Where Are They Now?
On October 27, Loretta Boyd attempted to bite into an apple, resulting in the loss of yet another tooth. Undeterred by having only one tooth left, Mrs. Boyd made apple sauce.
Jacoby Boyd has finally fulfilled her dream by moving to the Wicklow Mountains of Ireland. As a result, she stopped crying.
Guardanino is still wearing a pinky ring.
On November 15, I called up the Kings County District Attorney’s Office to find out what the sentencing of Terrence Boyd was. They put me directly through to ADA Walsh, which I didn’t expect to happen, but I was glad that it did. He told me that Boyd was sentenced to 25 to life. This was another thing that I had not expected, since that was going to be the sentence if the jury had found him guilty of murder. Walsh explained to me that the sentence was strict due to Boyd’s five previous felonies, two of which were violent. As a result of those felonies, Walsh believes that when Boyd goes in front of the parole board twenty-three years from now, he’ll be denied. He’s probably right. In The Shawshank Redemption, there’s that scene towards the end of the film when the parole board asks Morgan Freeman’s character whether or not he’s reformed. Freeman gives an eloquent speech as to how the word “reformed” is a word made up by politicians, a word that could never apply to him, because he’ll always be sorry for what he’s done. As for Terrence Boyd, it’s pretty safe to say that he’ll never be capable of delivering an eloquent speech, even with twenty-three years of practice.
I was glad that I got to talk to ADA Walsh, because I wanted to tell him that he did a good job in trying the case, and that despite the stupidity of some of my fellow jurors, I found Boyd to be guilty of murder. “I appreciate that,” he said. But instead of being so serious, I should have told him my theory that Deron Powell was shot by a cup of tea. Talk about a wasted opportunity! Walsh seems like he’s a really nice guy. He didn’t just give me an answer about Boyd’s sentence. He talked to me for at least five minutes, wanting to know how I felt about serving on the jury. I didn’t want to sound like a freak by telling him the truth, which was that this trial was one of the best things that ever happened to me. Instead, I simply told him that I thought that the trial was very interesting and that I enjoyed doing it. What a nice guy though! In fact, I’m thinking about printing out all of these Jury Duty essays and mailing them to him. The only thing that I’ll omit are the lines that read:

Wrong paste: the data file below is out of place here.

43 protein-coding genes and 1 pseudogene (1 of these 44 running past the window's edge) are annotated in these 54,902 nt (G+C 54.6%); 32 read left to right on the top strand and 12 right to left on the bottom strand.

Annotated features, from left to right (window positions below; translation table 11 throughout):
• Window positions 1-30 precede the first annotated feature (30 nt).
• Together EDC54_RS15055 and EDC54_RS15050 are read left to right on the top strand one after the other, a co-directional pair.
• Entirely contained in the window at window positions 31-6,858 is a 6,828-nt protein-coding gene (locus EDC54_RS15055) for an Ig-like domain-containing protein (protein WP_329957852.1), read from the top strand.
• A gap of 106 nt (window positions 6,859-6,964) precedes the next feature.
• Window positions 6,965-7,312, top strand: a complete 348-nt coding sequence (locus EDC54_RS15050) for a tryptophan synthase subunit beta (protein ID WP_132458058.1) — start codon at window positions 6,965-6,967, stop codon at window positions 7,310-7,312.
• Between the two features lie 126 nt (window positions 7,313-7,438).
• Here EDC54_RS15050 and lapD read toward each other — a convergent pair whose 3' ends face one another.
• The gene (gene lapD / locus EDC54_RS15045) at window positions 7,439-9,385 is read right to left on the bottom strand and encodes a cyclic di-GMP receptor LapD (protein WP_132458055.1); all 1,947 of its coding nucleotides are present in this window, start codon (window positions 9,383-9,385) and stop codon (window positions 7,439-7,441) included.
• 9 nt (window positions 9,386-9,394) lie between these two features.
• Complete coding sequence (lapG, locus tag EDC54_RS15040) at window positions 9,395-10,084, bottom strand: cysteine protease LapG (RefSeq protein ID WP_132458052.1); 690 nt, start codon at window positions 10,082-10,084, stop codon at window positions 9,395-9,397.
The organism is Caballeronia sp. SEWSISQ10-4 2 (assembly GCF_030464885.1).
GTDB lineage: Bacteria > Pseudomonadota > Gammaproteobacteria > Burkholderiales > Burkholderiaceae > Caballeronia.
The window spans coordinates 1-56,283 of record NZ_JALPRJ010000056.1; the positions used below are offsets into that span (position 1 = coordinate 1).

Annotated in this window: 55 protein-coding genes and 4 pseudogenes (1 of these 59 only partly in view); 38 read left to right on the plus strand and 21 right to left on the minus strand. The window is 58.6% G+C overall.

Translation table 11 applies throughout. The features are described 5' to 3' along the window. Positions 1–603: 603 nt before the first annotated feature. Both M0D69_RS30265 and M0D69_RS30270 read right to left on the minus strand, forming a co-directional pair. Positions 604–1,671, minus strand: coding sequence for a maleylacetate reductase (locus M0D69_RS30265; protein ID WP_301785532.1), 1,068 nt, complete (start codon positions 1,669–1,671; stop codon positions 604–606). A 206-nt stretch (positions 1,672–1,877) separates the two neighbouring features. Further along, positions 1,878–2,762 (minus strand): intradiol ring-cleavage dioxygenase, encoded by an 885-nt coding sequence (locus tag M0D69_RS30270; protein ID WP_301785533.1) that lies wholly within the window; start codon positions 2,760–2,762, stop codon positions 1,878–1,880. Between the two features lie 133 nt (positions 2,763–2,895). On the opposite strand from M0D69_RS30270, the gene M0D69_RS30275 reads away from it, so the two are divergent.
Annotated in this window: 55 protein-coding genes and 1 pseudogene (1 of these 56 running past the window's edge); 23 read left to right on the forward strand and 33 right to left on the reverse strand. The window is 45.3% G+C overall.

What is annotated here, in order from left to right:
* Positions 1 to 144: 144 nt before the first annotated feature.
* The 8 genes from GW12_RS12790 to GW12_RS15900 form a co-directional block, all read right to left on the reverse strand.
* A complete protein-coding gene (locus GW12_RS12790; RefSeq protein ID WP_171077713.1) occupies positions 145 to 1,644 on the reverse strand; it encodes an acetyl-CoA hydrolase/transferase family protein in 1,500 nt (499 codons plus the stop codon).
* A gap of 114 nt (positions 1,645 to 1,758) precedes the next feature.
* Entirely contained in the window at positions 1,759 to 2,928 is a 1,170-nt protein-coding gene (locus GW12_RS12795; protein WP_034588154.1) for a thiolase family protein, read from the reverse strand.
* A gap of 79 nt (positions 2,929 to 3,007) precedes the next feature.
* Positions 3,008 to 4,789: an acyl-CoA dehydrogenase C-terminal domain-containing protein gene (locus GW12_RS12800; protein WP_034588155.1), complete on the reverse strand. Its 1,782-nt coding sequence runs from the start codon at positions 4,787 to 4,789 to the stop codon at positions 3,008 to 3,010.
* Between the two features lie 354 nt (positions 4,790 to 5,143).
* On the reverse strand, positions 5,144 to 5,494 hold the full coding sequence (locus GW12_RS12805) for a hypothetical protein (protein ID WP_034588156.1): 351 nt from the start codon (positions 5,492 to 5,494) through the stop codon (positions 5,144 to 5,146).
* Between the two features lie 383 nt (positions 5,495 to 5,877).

The next person to testify was the District Attorney. Her and ADA Walsh
seemed really smitten, and everyone on the jury agreed that they’re
And since I’m in the mood to share (it is, after all, Christmas time) I’ll also send a copy of the essays to Terrence Boyd in prison.
You might have lost your freedom, but you have gained a pen pal for life…
November 16, 2006